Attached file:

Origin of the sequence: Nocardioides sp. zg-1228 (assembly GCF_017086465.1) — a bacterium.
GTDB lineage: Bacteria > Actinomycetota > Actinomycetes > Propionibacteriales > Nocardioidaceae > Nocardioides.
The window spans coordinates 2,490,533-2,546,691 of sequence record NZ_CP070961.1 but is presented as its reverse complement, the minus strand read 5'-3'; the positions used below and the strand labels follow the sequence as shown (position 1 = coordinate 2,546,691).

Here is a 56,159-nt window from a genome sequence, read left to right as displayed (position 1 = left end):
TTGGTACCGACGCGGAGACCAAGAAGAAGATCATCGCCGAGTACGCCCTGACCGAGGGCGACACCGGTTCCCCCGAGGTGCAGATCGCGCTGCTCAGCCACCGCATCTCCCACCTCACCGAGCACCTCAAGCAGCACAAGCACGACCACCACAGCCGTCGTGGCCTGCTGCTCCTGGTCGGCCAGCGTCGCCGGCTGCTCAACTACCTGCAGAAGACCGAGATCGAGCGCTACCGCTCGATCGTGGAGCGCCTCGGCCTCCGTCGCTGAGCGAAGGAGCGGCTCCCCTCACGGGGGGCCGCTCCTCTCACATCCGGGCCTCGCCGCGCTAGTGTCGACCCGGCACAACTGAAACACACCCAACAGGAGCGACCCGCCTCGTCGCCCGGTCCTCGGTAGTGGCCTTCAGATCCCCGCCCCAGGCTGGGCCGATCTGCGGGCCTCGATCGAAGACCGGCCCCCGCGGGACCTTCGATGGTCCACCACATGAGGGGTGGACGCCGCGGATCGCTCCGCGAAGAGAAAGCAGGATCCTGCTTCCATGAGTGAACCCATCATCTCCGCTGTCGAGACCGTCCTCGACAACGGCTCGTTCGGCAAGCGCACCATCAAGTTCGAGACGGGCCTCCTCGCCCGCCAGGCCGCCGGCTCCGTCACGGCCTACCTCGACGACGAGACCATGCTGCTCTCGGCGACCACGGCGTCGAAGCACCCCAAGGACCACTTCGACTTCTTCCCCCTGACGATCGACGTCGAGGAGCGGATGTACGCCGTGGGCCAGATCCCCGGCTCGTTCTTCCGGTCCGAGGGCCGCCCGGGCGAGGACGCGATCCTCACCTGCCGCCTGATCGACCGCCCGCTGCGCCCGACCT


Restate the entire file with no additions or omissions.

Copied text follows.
Origin of the sequence: Nocardioides sp. zg-1228 (assembly GCF_017086465.1) — a bacterium.
GTDB lineage: Bacteria > Actinomycetota > Actinomycetes > Propionibacteriales > Nocardioidaceae > Nocardioides.
The window spans coordinates 2,490,533-2,546,691 of sequence record NZ_CP070961.1 but is presented as its reverse complement, the minus strand read 5'-3'; the positions used below and the strand labels follow the sequence as shown (position 1 = coordinate 2,546,691).

Here is a 56,159-nt window from a genome sequence, read left to right as displayed (position 1 = left end):
TTGGTACCGACGCGGAGACCAAGAAGAAGATCATCGCCGAGTACGCCCTGACCGAGGGCGACACCGGTTCCCCCGAGGTGCAGATCGCGCTGCTCAGCCACCGCATCTCCCACCTCACCGAGCACCTCAAGCAGCACAAGCACGACCACCACAGCCGTCGTGGCCTGCTGCTCCTGGTCGGCCAGCGTCGCCGGCTGCTCAACTACCTGCAGAAGACCGAGATCGAGCGCTACCGCTCGATCGTGGAGCGCCTCGGCCTCCGTCGCTGAGCGAAGGAGCGGCTCCCCTCACGGGGGGCCGCTCCTCTCACATCCGGGCCTCGCCGCGCTAGTGTCGACCCGGCACAACTGAAACACACCCAACAGGAGCGACCCGCCTCGTCGCCCGGTCCTCGGTAGTGGCCTTCAGATCCCCGCCCCAGGCTGGGCCGATCTGCGGGCCTCGATCGAAGACCGGCCCCCGCGGGACCTTCGATGGTCCACCACATGAGGGGTGGACGCCGCGGATCGCTCCGCGAAGAGAAAGCAGGATCCTGCTTCCATGAGTGAACCCATCATCTCCGCTGTCGAGACCGTCCTCGACAACGGCTCGTTCGGCAAGCGCACCATCAAGTTCGAGACGGGCCTCCTCGCCCGCCAGGCCGCCGGCTCCGTCACGGCCTACCTCGACGACGAGACCATGCTGCTCTCGGCGACCACGGCGTCGAAGCACCCCAAGGACCACTTCGACTTCTTCCCCCTGACGATCGACGTCGAGGAGCGGATGTACGCCGTGGGCCAGATCCCCGGCTCGTTCTTCCGGTCCGAGGGCCGCCCGGGCGAGGACGCGATCCTCACCTGCCGCCTGATCGACCGCCCGCTGCGCCCGACCT